CoQ10 has been shown to improve the conditions that reduce the risk of congestive heart failure, according to the Mayo Clinic. It might also help to lower your blood pressure. It might even help people, when combined with other nutrients, who have had heart valve and bypass surgeries.
The Mayo Clinic says that CoQ10 supplements come with few, and usually mild, symptoms, including loss of appetite, nausea, diarrhea and upper abdominal pain. Avoid taking CoQ10 if you are taking Coumadin (Warfarin).
Folic acid, also known as vitamin B9, can help maintain the right level of homocysteine in your blood, when it is used in conjunction with vitamins B6 and B12. That's important: High levels of homocysteine -- an amino acid -- is associated with an increased risk of heart disease. Folic acid supplementation does not decrease the risk of heart disease but helps to provide protection from heart disease such as stroke. The CDC also advises women who might get pregnant to get 400 micrograms of folic acid every day. That's because this B vitamin helps prevent birth defects.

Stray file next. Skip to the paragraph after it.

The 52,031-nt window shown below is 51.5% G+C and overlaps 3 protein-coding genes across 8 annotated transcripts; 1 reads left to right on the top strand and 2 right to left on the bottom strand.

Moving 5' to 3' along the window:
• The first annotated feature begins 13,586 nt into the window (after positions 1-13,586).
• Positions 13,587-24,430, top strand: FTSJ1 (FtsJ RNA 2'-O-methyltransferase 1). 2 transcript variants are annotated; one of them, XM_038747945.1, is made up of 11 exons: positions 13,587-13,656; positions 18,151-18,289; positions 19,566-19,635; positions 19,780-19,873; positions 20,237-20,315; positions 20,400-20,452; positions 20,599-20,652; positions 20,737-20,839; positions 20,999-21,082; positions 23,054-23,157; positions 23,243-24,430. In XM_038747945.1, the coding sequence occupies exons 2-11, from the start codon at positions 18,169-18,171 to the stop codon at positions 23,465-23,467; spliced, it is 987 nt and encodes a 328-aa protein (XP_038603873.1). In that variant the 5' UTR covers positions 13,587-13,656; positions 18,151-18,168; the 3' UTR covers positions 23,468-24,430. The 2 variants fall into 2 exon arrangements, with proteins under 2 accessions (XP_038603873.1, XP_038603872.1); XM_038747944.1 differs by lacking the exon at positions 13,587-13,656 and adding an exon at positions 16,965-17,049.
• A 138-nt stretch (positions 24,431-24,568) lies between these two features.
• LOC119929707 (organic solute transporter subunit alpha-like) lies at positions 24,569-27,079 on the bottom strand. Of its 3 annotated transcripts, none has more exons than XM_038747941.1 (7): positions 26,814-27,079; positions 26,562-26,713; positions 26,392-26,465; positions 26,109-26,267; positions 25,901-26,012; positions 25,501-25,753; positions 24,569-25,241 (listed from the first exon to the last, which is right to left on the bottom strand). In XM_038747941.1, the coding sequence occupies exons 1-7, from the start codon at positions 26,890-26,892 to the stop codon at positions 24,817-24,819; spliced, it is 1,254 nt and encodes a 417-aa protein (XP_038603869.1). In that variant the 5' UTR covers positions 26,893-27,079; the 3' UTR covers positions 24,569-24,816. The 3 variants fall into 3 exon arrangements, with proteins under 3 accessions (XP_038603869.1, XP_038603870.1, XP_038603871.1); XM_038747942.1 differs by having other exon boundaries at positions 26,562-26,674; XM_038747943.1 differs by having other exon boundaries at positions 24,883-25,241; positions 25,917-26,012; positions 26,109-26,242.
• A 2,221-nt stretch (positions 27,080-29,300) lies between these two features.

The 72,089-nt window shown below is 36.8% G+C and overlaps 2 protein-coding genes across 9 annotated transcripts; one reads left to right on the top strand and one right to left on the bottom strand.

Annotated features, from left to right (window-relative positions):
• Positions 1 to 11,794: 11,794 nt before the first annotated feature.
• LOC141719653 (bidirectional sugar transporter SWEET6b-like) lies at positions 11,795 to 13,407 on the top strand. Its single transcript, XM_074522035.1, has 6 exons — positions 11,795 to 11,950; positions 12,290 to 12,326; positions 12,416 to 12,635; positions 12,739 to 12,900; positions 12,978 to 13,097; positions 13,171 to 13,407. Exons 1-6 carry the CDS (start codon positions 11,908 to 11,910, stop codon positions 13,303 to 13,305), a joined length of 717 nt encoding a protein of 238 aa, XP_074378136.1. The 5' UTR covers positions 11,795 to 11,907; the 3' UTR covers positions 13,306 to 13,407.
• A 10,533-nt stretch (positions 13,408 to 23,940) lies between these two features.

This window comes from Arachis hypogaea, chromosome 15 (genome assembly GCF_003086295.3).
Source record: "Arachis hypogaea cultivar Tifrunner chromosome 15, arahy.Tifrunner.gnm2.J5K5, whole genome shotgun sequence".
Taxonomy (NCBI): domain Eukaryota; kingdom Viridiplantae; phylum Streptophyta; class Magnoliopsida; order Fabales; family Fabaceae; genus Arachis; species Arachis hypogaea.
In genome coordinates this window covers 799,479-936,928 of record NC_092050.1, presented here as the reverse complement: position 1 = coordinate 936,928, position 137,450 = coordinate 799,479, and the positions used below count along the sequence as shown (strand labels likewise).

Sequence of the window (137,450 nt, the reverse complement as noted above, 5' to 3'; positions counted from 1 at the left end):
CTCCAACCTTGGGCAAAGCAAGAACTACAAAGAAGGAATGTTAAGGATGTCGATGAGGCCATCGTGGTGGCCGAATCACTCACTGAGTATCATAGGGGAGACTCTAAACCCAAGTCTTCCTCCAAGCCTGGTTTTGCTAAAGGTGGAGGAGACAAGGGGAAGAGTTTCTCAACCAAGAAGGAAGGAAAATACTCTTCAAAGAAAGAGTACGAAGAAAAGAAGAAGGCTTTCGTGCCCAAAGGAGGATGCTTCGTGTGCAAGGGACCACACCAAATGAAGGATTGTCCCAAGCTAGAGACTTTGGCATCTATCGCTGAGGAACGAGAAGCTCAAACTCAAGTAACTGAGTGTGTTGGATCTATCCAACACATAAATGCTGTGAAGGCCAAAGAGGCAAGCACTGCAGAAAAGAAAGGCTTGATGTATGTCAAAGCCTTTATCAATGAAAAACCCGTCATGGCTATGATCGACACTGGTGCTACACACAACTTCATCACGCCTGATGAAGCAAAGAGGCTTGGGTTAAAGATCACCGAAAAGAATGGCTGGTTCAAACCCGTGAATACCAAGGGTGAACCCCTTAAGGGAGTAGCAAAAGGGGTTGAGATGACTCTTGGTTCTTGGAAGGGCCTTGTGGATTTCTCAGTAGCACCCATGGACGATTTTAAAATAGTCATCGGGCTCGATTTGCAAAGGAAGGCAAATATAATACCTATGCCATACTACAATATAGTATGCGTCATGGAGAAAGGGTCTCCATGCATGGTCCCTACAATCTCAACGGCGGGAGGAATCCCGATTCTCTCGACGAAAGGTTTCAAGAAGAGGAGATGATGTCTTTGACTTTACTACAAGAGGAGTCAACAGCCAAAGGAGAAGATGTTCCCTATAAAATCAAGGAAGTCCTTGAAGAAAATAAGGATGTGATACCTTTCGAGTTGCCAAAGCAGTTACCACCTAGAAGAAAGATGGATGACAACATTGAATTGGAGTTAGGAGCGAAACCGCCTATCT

The Mayo Clinic says that the best source of folic acid is a diet rich in dark-green leafy vegetables, beans, peas and nuts. You'll get plenty of folic acid in fruits such as oranges, lemons, bananas, melons and strawberries too.
You can also get folic acid in its synthetic form in vitamins and in foods fortified with the vitamin, such as cereals and pastas. The Mayo Clinic recommends folic acid supplements for people who have poor diets or conditions that interfere with their body's ability to absorb folate.
Folic acid supplements have mild side effects such as nausea, loss of appetite, confusion and irritability. You might also experience sleep interruptions after taking folic acid supplements.
The most common form of heart healthy supplements, such as folic acid, magnesium and fiber, come with mild side effects. But if you have certain health issues, such as kidney disease, Crohn's disease or issues with blood clotting, you should discuss supplements with your doctor before taking them.
It's important to note, too, that the best way to get minerals and vitamins is through a healthy diet. Medical professionals recommend diets high in seafood, leafy green vegetables, beans, fruit and lean meats. If you eat the proper diet, you usually won't need to take any supplements.